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|Title:||How does experience affect theoretical knowledge for teaching?|
|Publisher:||Learning and Instruction|
|Citation:||Volume 5, Issue 4, Page 385-400|
|Abstract:||In this paper, I examine the literature on novice-expert shifts in teachers' knowledge from the perspective of constructivist learning theory and with a view to identifying lessons for teacher educators. I argue that current accounts of the novice-expert shift lack both a theory of knowledge acquisition and a theory of knowledge utilisation in teaching: there are descriptions of the differences between novices and experts but no accounts as to how the changes come about: there are accounts of what teachers know but no accounts as to the utility of this knowledge to students' learning. I suggest that this is not a sound basis for planning initial teacher education programmes. I recharacterise teachers' knowledge, suggesting that its salient feature is to close down on, rather than profit from, experience. I explain this limiting feature in terms of a general, constructivist model of learning. From this model, I identify three requirements for a research agenda on teachers' learning. These are (a) a theory of the learner teacher; (b) settings which promote deliberate learning for students; and (c) organisations committed to learning for teachers. Drawing on some contemporary work on educational learning theory, I outline some of the features of these requirements. © 1995.|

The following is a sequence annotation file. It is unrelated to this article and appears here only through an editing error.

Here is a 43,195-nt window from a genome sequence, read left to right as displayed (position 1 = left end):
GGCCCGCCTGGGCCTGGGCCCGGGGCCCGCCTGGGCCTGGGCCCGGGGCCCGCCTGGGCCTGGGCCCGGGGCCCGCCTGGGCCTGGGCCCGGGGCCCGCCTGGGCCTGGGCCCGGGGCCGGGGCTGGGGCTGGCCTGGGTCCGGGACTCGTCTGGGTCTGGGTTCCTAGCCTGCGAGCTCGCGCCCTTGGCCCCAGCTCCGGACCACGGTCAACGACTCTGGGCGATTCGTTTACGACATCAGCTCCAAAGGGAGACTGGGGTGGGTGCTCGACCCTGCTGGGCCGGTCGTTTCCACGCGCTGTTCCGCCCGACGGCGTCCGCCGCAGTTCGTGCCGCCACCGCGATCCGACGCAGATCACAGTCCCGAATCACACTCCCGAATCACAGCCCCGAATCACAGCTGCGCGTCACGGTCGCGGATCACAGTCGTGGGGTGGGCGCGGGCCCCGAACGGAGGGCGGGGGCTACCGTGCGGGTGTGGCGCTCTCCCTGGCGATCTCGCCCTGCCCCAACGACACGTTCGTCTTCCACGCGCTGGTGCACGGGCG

|Appears in Collections:||Teacher Education|
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